There are few topics that spur as much debate within the bike world as the ever-growing presence of e-bikes. For some, they are an abomination to our pedal-based love, while others find e-bikes to be the very thing that got them on a bike for the first time or let’s them keep pedaling. Like many of you, we’ve wrestled with these same issues, and have found that the better we understand something the smarter we can be about deciding where we stand. This article is here to help you gain a deeper understand of what e-bikes are, who they are for, and how they fit in our world of bikes.
To get you started, we've broken down this article into sections based on riding styles, technology, and legislation. Follow the links below to learn more.
As you likely already know, the “e” in e-bike stands for electric. An e-bike is simply a standard bicycle with the addition of an electric motor, a battery, and some sort of controller to add some smarts into the system. Beyond that, these are much the same as any bike, mountain, road, commuter, etc., that you’ve experienced before. Depending on the type of e-bike (class 1, 2, or 3), the rider most commonly needs to pedal in order to receive any assistance from the motor, and this assistance is limited below certain speeds. Riding an e-bike is much like having the wind to your back or like someone giving you a slight push with they’re hand as you ride along. The controller of the bike allows you to select how much assistance you receive depending on how hard you want to pedal, but this does not change the top speed. Using more assistance makes your ride easier but will use up your battery faster, so you'll want to be sure to match your ride distance to your power selection, leaving some margin for terrain and environmental conditions.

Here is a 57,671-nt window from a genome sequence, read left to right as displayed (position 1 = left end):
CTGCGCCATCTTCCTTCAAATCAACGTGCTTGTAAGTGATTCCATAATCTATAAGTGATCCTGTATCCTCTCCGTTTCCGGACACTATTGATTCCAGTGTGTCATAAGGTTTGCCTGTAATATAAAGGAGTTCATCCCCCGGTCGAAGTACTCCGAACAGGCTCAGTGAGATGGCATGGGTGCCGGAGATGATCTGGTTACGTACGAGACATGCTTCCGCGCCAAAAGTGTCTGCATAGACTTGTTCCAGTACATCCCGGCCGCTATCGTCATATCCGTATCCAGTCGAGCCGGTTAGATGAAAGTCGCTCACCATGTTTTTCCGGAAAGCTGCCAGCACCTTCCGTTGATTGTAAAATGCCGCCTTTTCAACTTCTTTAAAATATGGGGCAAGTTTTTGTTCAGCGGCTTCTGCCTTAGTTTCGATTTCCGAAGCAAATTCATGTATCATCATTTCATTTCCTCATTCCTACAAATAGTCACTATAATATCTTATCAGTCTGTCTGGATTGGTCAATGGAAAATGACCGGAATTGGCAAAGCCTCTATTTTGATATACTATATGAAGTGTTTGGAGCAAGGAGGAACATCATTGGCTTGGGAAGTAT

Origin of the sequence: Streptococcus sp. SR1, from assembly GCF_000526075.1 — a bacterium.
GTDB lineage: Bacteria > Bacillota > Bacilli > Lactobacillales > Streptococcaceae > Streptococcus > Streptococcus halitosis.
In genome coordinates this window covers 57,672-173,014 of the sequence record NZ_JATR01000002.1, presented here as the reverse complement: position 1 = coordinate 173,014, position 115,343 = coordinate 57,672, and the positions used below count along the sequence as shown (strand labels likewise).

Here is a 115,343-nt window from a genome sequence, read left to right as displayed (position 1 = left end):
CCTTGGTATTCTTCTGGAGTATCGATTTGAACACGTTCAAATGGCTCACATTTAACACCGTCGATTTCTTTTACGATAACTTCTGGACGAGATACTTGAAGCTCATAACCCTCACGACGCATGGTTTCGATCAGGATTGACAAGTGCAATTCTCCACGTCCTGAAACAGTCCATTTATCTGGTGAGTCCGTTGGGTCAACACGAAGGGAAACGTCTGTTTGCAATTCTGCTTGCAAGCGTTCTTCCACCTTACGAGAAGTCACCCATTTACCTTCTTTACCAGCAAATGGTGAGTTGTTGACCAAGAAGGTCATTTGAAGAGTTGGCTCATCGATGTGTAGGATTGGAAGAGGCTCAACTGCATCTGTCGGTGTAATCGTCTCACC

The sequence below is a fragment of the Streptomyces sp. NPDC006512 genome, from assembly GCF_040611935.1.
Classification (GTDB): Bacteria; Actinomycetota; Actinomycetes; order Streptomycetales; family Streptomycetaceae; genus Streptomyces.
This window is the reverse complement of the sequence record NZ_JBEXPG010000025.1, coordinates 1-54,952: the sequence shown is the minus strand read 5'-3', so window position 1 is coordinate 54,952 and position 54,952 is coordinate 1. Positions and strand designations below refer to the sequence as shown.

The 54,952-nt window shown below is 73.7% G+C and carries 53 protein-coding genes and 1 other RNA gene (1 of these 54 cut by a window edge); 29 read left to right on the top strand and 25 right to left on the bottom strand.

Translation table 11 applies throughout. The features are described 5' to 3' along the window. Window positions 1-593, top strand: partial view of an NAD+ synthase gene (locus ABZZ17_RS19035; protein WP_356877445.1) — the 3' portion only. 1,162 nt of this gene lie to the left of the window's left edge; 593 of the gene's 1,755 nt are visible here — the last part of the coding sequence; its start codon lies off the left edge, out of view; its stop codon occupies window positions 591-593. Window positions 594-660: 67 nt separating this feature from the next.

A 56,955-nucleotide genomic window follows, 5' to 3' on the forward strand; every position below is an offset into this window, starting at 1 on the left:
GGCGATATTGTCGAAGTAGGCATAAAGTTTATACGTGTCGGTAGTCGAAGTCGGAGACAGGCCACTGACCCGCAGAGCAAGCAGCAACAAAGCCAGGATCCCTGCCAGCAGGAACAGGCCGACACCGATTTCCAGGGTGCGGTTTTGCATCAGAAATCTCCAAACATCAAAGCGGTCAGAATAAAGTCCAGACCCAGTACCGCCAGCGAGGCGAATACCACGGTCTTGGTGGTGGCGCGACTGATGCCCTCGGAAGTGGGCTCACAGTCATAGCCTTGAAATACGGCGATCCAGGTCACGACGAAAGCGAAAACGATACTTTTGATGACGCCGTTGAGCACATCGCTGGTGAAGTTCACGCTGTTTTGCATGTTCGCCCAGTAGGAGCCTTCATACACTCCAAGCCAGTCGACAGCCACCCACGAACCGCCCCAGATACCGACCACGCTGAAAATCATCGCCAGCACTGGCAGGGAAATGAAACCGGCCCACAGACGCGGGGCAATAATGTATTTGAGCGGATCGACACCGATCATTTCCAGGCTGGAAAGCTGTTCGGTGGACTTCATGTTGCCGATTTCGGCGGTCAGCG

There isn’t just one single answer as to why someone would want an e-bike versus a standard pedal bike. Every time we think we’ve locked down who the best fit for an e-bike is, we learn of a new application that makes us say, “Oh, yeah! That is a good use for an e-bike.” Here are a several ways in which e-bikes are a great option for all different types of riders or riding applications.
Since e-bikes are simply modified pedal bikes, they fill the same riding disciplines and categories. That means you can find e-bike versions of mountain bikes, road bikes, commuter bikes, cargo bikes, and more. The most popular e-bikes have been commuters and cargo bikes as these allow people to replace their cars for many daily tasks while lessening their environmental footprint and reducing their costs. Meanwhile, the mountain and road e-bike categories are gaining popularity as riders look to extend their rides further and further.
Ever wonder what lies beyond your favorite trails or wondered what it would be like to clear that impossible climb? Mountain e-bikes provide just enough extra oomph to let you explore more, attempt new challenges, and carry more gear. They are also a great option for recovery days without having to jump on a road bike or trainer. So, get out and make that hot lap even longer without worrying about racing the clock.